Seamas Meets Lisa

August 3, 2013

It seemed as if nobody understood Seamas. A travelling beat poet, he set up shop in all corners of the States with nowhere to call home. “He must be homeless!” “He doesn’t think like us.”  “He must be mad!” they would say. Seamas listened to the wind and the birds and the people, occasionally jotting down kind words to put in a poem. He slept in streets owned by local houseless teens and was often kicked around by their cruel loyalty to private property….after all, these were their streets. But Seamas managed to get by spitting words at men in suits who would drop a dime, quarter – sometimes a dollar! – into his hat. It’s a pity to be misunderstood, he thought.

It was a summer afternoon and Seamas wandered around the small but busy Washington Square Park. He had just arrived in New York City off a bus from Virginia with six dollars in his pocket and a pack of rolled cigarettes, looking for college kids with trust funds (he needed the cash, after all.) There were an exceptional amount of students and tourists this day as the sun beat down on dead grass and fountain water spit from tall spouts. Seamas walked over to a woman reading The Sirens of Titan and dressed in a long green muumuu. He had been unsure of her interest in poetry but having neared her noticed a handmade hemp necklace and thought she would like to hear his words after all. Standing in front of her now, he made a deep coughing noise to rouse her from a half-sleep, and she looked up at him with big blue eyes. “Hi, I’m a travelling beat poet selling copies of my newest book. I would like to recite you a poem.” She agreed and he was surprised by her enthusiasm at the dark language coming from his lips. Afterwards, she stood up and clapped. “How about a drink?” she asked. They walked to the liquor store for a bottle of wine and sat under a tree in the shade.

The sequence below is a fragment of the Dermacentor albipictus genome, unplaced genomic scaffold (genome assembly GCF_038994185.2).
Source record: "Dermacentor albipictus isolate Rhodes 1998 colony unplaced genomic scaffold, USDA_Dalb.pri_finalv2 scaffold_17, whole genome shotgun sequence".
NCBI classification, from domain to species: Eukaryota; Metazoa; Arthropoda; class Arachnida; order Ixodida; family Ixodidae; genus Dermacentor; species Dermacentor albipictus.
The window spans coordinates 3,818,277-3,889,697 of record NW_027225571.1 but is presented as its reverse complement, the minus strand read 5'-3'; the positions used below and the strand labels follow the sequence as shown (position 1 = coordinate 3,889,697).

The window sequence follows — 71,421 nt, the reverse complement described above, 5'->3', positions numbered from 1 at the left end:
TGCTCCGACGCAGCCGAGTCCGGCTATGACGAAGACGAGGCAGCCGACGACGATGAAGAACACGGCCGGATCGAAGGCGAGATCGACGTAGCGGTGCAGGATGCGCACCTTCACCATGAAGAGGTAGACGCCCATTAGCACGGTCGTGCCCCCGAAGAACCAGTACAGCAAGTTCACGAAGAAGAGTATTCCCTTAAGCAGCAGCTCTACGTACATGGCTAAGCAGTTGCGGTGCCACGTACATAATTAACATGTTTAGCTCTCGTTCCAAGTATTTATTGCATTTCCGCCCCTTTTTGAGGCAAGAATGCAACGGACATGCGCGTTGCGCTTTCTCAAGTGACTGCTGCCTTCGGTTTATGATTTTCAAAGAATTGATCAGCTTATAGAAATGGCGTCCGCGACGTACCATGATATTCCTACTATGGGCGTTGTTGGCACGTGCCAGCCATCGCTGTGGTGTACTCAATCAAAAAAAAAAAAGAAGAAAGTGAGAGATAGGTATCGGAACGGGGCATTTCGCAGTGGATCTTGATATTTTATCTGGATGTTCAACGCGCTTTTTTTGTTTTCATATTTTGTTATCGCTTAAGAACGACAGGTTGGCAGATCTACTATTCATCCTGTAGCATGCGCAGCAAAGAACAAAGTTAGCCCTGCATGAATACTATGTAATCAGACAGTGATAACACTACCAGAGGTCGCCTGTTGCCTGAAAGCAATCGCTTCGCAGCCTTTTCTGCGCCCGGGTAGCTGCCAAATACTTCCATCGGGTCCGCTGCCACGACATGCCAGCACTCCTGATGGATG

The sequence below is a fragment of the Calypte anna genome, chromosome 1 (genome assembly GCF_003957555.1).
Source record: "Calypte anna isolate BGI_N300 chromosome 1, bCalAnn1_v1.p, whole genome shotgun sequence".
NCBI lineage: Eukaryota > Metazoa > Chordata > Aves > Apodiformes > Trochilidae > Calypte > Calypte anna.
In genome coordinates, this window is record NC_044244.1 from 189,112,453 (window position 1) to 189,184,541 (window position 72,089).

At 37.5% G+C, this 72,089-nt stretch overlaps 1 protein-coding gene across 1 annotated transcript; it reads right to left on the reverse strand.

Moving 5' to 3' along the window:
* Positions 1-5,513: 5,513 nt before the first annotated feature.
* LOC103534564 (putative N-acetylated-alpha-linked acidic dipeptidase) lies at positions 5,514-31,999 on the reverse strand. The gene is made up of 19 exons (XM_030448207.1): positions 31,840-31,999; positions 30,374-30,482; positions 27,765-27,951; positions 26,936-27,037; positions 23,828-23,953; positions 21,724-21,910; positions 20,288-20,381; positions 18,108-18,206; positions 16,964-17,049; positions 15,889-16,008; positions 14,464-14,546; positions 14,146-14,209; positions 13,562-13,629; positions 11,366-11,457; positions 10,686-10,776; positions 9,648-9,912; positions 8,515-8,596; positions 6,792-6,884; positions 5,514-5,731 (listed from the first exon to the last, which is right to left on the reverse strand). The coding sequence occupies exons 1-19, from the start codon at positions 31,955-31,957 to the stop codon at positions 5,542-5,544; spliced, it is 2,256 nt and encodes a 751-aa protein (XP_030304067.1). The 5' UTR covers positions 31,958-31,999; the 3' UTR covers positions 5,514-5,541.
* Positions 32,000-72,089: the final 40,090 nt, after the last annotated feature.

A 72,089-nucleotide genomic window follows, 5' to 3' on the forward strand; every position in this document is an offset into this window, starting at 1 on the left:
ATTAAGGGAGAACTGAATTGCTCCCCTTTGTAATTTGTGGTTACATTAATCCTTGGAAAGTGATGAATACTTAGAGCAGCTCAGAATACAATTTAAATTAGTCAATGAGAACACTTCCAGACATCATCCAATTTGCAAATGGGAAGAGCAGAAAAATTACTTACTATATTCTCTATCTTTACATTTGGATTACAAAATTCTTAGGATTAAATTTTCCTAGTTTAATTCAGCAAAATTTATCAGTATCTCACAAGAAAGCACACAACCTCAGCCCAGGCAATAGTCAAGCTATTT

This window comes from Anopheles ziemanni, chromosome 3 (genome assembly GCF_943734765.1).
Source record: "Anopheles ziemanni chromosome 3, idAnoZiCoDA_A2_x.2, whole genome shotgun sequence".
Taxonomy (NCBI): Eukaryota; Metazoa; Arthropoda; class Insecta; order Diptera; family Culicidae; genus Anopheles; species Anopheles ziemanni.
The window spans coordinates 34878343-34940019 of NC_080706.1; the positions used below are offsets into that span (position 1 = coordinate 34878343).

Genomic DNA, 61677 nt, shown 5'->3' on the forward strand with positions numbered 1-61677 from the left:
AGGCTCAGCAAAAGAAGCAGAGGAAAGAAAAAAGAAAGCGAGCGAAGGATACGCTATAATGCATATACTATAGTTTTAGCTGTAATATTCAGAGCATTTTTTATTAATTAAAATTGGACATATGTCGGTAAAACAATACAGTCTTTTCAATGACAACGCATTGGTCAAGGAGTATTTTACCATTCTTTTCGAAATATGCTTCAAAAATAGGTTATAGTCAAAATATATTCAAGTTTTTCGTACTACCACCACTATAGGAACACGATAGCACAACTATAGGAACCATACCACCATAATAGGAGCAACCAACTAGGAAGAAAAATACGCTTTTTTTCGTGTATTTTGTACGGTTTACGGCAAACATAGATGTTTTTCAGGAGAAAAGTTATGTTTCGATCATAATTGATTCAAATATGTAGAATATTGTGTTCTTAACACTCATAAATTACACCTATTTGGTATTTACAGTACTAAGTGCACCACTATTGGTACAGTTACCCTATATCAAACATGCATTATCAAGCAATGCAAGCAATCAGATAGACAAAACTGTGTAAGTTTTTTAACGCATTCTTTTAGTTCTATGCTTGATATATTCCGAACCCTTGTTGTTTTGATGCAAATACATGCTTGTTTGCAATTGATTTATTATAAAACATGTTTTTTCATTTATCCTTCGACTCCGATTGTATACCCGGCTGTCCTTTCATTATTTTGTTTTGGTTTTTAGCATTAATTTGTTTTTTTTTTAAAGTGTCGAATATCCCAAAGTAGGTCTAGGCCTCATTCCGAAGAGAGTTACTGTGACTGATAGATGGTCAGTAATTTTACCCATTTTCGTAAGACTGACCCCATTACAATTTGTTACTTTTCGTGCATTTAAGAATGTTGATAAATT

Jazz bands were a common find in the park, and Seamas danced with Lisa in the grass. They took off their shoes and ran in circles around trees, stopping only to drink wine from Styrofoam cups given to them by a nearby ice cream truck. “Where are you from?” she asked, and so he went on to tell her about his unconventional life. “I’m from California, currently living everywhere. I’ve got friends in Boston, Philly, Vermont, you name it!” “So you live nowhere?” she asked. Seamas knew that Lisa didn’t quite understand him, but her acceptance took him by surprise and made him feel warm. “I like your smile,” he said.

That day they took Manhattan by storm. Lisa from Staten Island and Seamas from nowhere and everywhere skipped down Broadway, Astor Place, St. Mark’s – the entire village! With red wine-stained lips they laughed at passersby. Seamas occasionally read his poetry to a willing listener and made enough money for a pack of cigarettes. “Where will you go tonight?” Lisa asked. “I’m heading back to Boston if I make enough money for the bus. Buddy of mine has a room to offer me for a few days.” “When will I see you again?” “I don’t know.” It was getting late and Seamas had to find the cash to make his way north.

When the sun was long gone Seamas found himself alone again. What a day, he thought, and what a girl! On his way to the bus he passed a million strangers, but not one of them wore a hemp necklace. He sang happy words to shallow suits and made just enough money to board the packed and tired bus.  The trip was long but Seamas didn’t notice. He was dreaming of dancing in Washington Square Park.


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